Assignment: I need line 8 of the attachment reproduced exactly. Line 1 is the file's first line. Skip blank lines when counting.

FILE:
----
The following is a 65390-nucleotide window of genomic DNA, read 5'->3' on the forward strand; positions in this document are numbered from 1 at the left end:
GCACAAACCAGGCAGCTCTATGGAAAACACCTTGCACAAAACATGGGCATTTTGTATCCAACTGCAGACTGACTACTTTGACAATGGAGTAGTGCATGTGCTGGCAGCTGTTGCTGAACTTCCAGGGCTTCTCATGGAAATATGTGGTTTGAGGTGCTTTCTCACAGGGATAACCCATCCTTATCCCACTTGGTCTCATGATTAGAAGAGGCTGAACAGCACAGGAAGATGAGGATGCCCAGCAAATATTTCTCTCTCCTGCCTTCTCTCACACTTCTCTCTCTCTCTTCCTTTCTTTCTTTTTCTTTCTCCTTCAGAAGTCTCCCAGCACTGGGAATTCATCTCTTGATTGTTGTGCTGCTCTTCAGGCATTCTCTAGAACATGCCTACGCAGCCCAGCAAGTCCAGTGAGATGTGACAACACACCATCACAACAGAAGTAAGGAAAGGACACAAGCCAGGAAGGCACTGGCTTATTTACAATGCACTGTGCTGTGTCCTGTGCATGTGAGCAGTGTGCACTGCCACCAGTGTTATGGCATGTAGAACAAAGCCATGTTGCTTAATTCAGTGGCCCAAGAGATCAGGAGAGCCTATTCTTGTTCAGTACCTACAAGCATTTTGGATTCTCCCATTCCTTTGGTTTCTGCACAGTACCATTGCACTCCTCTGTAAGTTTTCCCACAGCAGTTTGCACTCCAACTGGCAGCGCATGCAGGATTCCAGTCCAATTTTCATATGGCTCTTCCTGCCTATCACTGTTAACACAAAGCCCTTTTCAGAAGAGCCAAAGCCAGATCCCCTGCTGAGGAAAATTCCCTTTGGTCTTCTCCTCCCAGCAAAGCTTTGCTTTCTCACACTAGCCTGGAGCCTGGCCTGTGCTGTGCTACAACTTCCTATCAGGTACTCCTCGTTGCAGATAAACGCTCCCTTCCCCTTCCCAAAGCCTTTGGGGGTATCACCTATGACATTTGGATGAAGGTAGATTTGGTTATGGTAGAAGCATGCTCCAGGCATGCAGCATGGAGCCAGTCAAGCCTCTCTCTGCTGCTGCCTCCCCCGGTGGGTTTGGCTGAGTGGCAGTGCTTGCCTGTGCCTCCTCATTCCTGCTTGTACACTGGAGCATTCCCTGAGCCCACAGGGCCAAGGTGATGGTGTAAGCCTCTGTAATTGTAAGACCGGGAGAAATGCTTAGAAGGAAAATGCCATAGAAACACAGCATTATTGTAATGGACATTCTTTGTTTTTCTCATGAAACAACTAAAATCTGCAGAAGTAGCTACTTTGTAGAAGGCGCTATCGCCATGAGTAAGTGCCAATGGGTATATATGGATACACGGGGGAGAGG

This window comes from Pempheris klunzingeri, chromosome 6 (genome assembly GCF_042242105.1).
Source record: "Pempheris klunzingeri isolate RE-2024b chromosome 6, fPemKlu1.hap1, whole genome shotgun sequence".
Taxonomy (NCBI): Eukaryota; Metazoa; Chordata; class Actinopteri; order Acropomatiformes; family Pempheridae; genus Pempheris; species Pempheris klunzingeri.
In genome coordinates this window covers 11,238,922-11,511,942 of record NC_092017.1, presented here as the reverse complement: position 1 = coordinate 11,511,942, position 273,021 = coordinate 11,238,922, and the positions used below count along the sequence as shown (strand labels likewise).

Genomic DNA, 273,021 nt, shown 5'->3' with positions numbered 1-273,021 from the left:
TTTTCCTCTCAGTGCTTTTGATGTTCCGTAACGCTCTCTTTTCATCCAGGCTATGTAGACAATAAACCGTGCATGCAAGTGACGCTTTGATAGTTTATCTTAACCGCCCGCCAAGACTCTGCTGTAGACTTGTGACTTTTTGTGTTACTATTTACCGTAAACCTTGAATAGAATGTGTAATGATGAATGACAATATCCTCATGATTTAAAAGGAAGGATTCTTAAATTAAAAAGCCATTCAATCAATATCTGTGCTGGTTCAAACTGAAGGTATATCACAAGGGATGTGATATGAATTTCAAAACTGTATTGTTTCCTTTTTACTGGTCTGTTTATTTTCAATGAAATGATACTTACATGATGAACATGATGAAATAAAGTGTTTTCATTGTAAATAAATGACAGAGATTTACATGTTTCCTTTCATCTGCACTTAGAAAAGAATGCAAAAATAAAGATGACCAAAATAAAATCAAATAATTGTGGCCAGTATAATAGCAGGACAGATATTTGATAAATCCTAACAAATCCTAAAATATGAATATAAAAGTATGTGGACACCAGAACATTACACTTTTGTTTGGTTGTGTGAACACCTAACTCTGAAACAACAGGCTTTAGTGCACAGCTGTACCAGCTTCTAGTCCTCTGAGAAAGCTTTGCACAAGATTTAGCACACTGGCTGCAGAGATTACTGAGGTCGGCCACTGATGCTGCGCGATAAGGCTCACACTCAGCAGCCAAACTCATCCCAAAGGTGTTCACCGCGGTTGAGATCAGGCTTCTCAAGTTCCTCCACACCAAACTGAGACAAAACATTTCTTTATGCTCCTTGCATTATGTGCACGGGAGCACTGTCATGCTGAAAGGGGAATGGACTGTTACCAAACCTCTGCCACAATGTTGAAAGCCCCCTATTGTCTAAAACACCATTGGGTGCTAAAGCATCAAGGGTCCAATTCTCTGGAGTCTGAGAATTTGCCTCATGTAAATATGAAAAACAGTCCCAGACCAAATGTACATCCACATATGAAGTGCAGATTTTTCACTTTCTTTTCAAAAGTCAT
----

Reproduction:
TTTTCCTCTCAGTGCTTTTGATGTTCCGTAACGCTCTCTTTTCATCCAGGCTATGTAGACAATAAACCGTGCATGCAAGTGACGCTTTGATAGTTTATCTTAACCGCCCGCCAAGACTCTGCTGTAGACTTGTGACTTTTTGTGTTACTATTTACCGTAAACCTTGAATAGAATGTGTAATGATGAATGACAATATCCTCATGATTTAAAAGGAAGGATTCTTAAATTAAAAAGCCATTCAATCAATATCTGTGCTGGTTCAAACTGAAGGTATATCACAAGGGATGTGATATGAATTTCAAAACTGTATTGTTTCCTTTTTACTGGTCTGTTTATTTTCAATGAAATGATACTTACATGATGAACATGATGAAATAAAGTGTTTTCATTGTAAATAAATGACAGAGATTTACATGTTTCCTTTCATCTGCACTTAGAAAAGAATGCAAAAATAAAGATGACCAAAATAAAATCAAATAATTGTGGCCAGTATAATAGCAGGACAGATATTTGATAAATCCTAACAAATCCTAAAATATGAATATAAAAGTATGTGGACACCAGAACATTACACTTTTGTTTGGTTGTGTGAACACCTAACTCTGAAACAACAGGCTTTAGTGCACAGCTGTACCAGCTTCTAGTCCTCTGAGAAAGCTTTGCACAAGATTTAGCACACTGGCTGCAGAGATTACTGAGGTCGGCCACTGATGCTGCGCGATAAGGCTCACACTCAGCAGCCAAACTCATCCCAAAGGTGTTCACCGCGGTTGAGATCAGGCTTCTCAAGTTCCTCCACACCAAACTGAGACAAAACATTTCTTTATGCTCCTTGCATTATGTGCACGGGAGCACTGTCATGCTGAAAGGGGAATGGACTGTTACCAAACCTCTGCCACAATGTTGAAAGCCCCCTATTGTCTAAAACACCATTGGGTGCTAAAGCATCAAGGGTCCAATTCTCTGGAGTCTGAGAATTTGCCTCATGTAAATATGAAAAACAGTCCCAGACCAAATGTACATCCACATATGAAGTGCAGATTTTTCACTTTCTTTTCAAAAGTCAT